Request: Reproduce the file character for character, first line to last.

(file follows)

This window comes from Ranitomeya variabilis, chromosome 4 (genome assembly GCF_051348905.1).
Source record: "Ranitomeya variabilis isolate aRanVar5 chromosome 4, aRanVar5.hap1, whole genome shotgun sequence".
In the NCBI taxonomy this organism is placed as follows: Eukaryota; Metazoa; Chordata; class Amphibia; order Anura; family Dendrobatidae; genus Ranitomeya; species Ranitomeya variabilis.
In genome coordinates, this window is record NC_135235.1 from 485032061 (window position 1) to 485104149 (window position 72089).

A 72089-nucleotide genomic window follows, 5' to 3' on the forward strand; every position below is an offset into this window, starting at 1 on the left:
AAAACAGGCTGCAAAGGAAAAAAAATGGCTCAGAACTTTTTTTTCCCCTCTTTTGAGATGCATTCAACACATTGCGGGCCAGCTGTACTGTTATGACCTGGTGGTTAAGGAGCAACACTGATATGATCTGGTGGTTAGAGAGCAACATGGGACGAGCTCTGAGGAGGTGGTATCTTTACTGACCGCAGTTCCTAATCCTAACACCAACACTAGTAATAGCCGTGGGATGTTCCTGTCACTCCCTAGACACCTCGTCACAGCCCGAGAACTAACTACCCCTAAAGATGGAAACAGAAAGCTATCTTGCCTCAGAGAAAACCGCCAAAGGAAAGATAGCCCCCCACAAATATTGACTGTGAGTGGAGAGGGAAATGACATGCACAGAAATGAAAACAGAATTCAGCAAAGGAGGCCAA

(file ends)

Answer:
This window comes from Ranitomeya variabilis, chromosome 4 (genome assembly GCF_051348905.1).
Source record: "Ranitomeya variabilis isolate aRanVar5 chromosome 4, aRanVar5.hap1, whole genome shotgun sequence".
In the NCBI taxonomy this organism is placed as follows: Eukaryota; Metazoa; Chordata; class Amphibia; order Anura; family Dendrobatidae; genus Ranitomeya; species Ranitomeya variabilis.
In genome coordinates, this window is record NC_135235.1 from 485032061 (window position 1) to 485104149 (window position 72089).

A 72089-nucleotide genomic window follows, 5' to 3' on the forward strand; every position below is an offset into this window, starting at 1 on the left:
AAAACAGGCTGCAAAGGAAAAAAAATGGCTCAGAACTTTTTTTTCCCCTCTTTTGAGATGCATTCAACACATTGCGGGCCAGCTGTACTGTTATGACCTGGTGGTTAAGGAGCAACACTGATATGATCTGGTGGTTAGAGAGCAACATGGGACGAGCTCTGAGGAGGTGGTATCTTTACTGACCGCAGTTCCTAATCCTAACACCAACACTAGTAATAGCCGTGGGATGTTCCTGTCACTCCCTAGACACCTCGTCACAGCCCGAGAACTAACTACCCCTAAAGATGGAAACAGAAAGCTATCTTGCCTCAGAGAAAACCGCCAAAGGAAAGATAGCCCCCCACAAATATTGACTGTGAGTGGAGAGGGAAATGACATGCACAGAAATGAAAACAGAATTCAGCAAAGGAGGCCAA